- 2018 Posts

  1. Caregiver Specialist Heather Resnick on Caregiver Support
  2. Grandparents Raising Grandchildren
  3. Guardianship
  4. Center Launches North Shore Senior Options
  5. On Blindness, Alzheimer's and Love
  6. Shared Vision: Winnetka Congregational Church Woman's Society Benevolence Committee
  7. Protecting Seniors and Adults with Disabilities: Adult Protective Services
  8. A Jack of All Trades: Al Davis
  9. Family Tradition: Gone Fishin'
  10. Dedicated Volunteer: Fern Kamen
  11. Generous Soul: Mitchell Slotnick
  12. Assessing the Older Adult Members of your Family
  13. Giving Back: Fay Goldblatt
  14. Adult Protective Services (APS) Program Benefits from Shamrock Shindig
  15. Humble Beginnings: Bobbi Halloran

+ 2017 Posts

+ 2016 Posts

+ 2015 Posts

+ 2014 Posts

Caregiver Specialist Heather Resnick on Caregiver Support

July 09, 2018


Heather Resnick, MA, caregiver specialist, has worked at North Shore Senior Center for more than 11 years. Her average case load holds steady at about 60 clients at a given time. As a caregiver specialist, she provides support for people who serve as caregivers for family members. In addition to visiting people in their homes to assess their needs, Heather facilitates group support through the Center’s weekly Parkinson’s Caregiver Support Group, general caregiver workshops and no-cost, one-on-one supportive counseling. She also approves respite services for all of the case managers at North Shore Senior Center’s Northfield location. “Respite care is so important for family members caring for a loved one. One of my main goals is to keep people feeling supported so they don’t burn out,” she said. 


We sat down with Heather to learn more about caregiver services . . . 


Your job must come with some challenges. Can you share some of your most challenging situations?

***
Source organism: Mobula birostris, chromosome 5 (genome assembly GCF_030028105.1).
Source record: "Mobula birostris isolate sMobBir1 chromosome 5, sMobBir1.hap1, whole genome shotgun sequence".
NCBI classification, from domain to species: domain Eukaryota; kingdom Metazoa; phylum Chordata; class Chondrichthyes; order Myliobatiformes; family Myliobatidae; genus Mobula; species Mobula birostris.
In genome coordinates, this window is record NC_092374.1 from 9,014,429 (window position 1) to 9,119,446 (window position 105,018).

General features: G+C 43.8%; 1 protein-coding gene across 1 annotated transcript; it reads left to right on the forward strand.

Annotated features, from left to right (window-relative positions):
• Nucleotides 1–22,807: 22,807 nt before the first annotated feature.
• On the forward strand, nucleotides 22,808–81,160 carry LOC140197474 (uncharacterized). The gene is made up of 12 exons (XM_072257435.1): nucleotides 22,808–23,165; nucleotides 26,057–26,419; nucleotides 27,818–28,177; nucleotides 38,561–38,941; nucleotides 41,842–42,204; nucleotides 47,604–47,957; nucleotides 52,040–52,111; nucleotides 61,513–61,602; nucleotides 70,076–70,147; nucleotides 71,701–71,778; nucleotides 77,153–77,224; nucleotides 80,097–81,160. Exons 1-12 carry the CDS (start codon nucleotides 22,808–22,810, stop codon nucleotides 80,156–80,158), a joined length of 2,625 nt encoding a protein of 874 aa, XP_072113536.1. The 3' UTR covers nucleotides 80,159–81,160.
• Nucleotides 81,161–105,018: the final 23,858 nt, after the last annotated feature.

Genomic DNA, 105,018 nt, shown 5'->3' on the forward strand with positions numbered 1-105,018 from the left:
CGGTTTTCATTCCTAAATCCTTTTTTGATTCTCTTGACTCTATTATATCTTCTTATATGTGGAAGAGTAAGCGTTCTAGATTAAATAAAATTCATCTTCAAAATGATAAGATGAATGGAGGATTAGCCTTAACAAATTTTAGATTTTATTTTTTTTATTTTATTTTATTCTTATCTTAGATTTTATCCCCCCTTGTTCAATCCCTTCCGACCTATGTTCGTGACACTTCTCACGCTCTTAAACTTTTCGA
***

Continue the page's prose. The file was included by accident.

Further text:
An ongoing challenge is getting people to accept that they need help and that they don’t need to do it all alone. There is a level of guilt for many people to admit they need help caring for a loved one. One of my jobs is to help family caregivers understand that it’s not a sign of weakness to accept help. On the contrary, it takes strength and courage to admit you need help. Family caregivers also experience a lot of guilt when they need to make the decision to move a loved one into a nursing home or when a family member dies. I counsel them on how to handle their grief and provide them with resources to help them find their way after losing someone who they’ve taken care of for a long time. 


What’s the most gratifying aspect of your work? 

Caregivers are generous, compassionate people, and they all have unique stories. I love my one-on-one time with them and knowing I’m making a positive change in their lives. They are most appreciative. A client once told me that the respite she receives literally changed her life. Knowing that means a lot to me. 


What has been one of your most rewarding experiences? 

I had a client whose husband had dementia. She was resistant to respite and didn’t trust that he would get the same level of care she provided. Then, she had a medical issue, so I arranged for emergency respite and helped get him into a nursing home while she was recovering. She soon recognized he was being taken care of and he was doing well. After that, she realized she couldn’t have cared for him alone forever. Respite gave her a peace of mind and, after that, she used respite services on a regular basis. 


Tell us about the caregiver workshops you facilitate.

I, along with my counterpart in the Niles Senior and Family Services office, Ben Ellenson, run a series of workshops designed specifically for caregivers. Some past workshop topics have included teaching caregivers effective communication techniques, coping with grief and loss, and learning the importance of self-care for the caregiver. We’ve got some upcoming workshops scheduled for this summer and fall that I hope people will attend. They can be of great help to those caring for others.


Heather lives in Arlington Heights with her husband of 31 years, and they have two adult children. 


To learn more about the Center’s programs for caregivers, visit our website at www.nssc.org and click on the Family Caregiver Support tab under Senior & Family Services.